1887

Chapter 47 : Introduction and Overview: Soil, Rhizosphere, and Phyllosphere

MyBook is a cheap paperback edition of the original book and will be sold at uniform, low price.

Preview this chapter:
Zoom in
Zoomout

Introduction and Overview: Soil, Rhizosphere, and Phyllosphere, Page 1 of 2

| /docserver/preview/fulltext/10.1128/9781555815882/9781555813796_Chap47-1.gif /docserver/preview/fulltext/10.1128/9781555815882/9781555813796_Chap47-2.gif

Abstract:

To the uninitiated, it might seem almost paradoxical that such an outwardly humble substance as soil should bear such advanced technical treatments as those presented here: microarrays, reporter genes, molecular probes, fluorescence microscopy, metagenomics, proteomics, and others. However, soil microbial communities are arguably among the most complex biological entities, dwelling in extremely heterogeneous and complex physical environments. The study of plant-associated microbial communities presents challenges similar to those encountered in soils. Environmental microbiology is a dynamic field that has produced many innovations in recent decades. A section presents both classical and cutting-edge techniques in an attempt to summarize the current state of the field.

Citation: Lipson D. 2007. Introduction and Overview: Soil, Rhizosphere, and Phyllosphere, p 595-596. In Hurst C, Crawford R, Garland J, Lipson D, Mills A, Stetzenbach L (ed), Manual of Environmental Microbiology, Third Edition. ASM Press, Washington, DC. doi: 10.1128/9781555815882.ch47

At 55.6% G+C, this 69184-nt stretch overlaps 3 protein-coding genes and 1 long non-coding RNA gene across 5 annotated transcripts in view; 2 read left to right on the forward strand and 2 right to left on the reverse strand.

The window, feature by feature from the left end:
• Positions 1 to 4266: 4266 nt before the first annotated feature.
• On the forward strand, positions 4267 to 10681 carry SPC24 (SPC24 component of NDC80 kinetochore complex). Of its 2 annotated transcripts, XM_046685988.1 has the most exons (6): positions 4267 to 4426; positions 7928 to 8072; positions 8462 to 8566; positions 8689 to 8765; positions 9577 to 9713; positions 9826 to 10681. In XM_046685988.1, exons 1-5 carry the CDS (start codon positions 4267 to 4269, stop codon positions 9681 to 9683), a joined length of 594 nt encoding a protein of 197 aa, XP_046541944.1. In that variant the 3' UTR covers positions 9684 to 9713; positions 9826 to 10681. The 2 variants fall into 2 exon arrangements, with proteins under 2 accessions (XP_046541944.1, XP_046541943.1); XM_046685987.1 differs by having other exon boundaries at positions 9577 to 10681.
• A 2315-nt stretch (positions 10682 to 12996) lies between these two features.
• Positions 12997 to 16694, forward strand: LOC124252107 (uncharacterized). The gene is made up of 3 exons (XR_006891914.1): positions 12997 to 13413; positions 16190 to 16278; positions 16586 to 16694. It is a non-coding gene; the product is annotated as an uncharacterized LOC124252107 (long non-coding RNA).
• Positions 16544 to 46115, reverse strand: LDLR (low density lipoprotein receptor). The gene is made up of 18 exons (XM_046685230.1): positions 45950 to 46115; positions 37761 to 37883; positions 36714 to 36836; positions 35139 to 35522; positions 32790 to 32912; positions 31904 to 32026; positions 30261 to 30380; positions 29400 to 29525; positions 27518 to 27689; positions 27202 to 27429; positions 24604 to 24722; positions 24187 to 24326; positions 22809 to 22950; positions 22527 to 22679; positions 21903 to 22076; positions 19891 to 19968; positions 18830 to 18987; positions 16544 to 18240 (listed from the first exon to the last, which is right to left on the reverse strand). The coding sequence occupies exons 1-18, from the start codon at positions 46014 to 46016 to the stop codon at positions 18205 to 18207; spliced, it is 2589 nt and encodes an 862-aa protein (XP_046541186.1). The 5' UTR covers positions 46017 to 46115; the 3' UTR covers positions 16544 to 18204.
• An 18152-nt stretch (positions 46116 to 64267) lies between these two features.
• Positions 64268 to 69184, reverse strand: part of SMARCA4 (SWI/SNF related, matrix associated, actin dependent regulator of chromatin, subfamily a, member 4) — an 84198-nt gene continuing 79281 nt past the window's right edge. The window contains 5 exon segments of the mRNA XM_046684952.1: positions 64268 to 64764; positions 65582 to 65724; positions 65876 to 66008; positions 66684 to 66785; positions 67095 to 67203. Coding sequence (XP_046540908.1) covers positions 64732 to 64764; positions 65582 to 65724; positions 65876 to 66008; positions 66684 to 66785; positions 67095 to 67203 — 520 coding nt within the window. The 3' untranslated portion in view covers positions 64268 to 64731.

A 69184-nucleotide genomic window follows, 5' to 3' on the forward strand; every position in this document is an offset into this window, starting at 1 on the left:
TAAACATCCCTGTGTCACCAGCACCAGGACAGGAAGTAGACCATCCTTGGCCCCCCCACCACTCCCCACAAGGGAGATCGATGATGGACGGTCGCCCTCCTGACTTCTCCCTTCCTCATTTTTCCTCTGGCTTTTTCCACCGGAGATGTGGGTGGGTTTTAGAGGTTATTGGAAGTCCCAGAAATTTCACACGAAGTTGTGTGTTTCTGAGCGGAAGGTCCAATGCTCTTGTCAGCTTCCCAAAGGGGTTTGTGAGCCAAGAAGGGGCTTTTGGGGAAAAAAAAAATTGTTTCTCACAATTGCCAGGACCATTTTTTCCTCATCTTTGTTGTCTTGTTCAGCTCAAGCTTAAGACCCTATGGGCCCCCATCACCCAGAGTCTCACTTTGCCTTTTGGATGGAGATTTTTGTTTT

Key Concept Ranking

Horizontal Gene Transfer
0.4981623
Soil Microbial Communities
0.4714406
Environmental Microbiology
0.44791666
0.4981623
Highlighted Text: Show | Hide
Loading full text...

Full text loading...

References

/content/book/10.1128/9781555815882.ch47
1. Andrews, J. H.,, and R. F. Harris. 2000. The ecology and biogeography of microorganisms of plant surfaces. Annu. Rev. Phytopathol. 38:145180.
2. Bode, H. B.,, B. Bethe,, R. Hofs, and, A. Zeeck. 2002. Big effects from small changes: possible ways to explore nature’s chemical diversity. Chembiochem 3:619627.
3. Burns, R. G.,, and J. E. M. Stach. 2002. Microbial ecology of soil biofilms: substrate bioavailability, bioremediation and complexity. Dev. Soil Sci. 28B:1742.
4. Canadell, J.,, R. B. Jackson,, J. R. Ehleringer,, H. A. Mooney,, O. E. Sala, and, E. D. Schulze. 1996. Maximum rooting depth of vegetation types at the global scale. Oecologia 108:583595.
5. Chatzinotas, A.,, R. A. Sandaa,, W. Shoenhuber,, R. Amann,, F. L. Daae,, V. Torsvik,, J. Zeyer, and, D. Hahn. 1998. Analysis of broad-scale differences in microbial community composition of two pristine forest soils. Syst. Appl. Microbiol. 21:579587.
6. Chin, K.-J.,, D. Hahn,, U. Hengstmann,, W. Liesack, and, P. H. Janssen. 1999. Characterization and identification of numerically abundant culturable bacteria from the anoxic bulk soil of rice paddy microcosms. Appl. Environ. Microbiol. 65:50425049.
7. Curtis, T. P.,, W. T. Sloan, and, J. W. Scannall. 2002. Estimating prokaryotic diversity and its limits. Proc. Natl. Acad. Sci. USA 99:1049410499.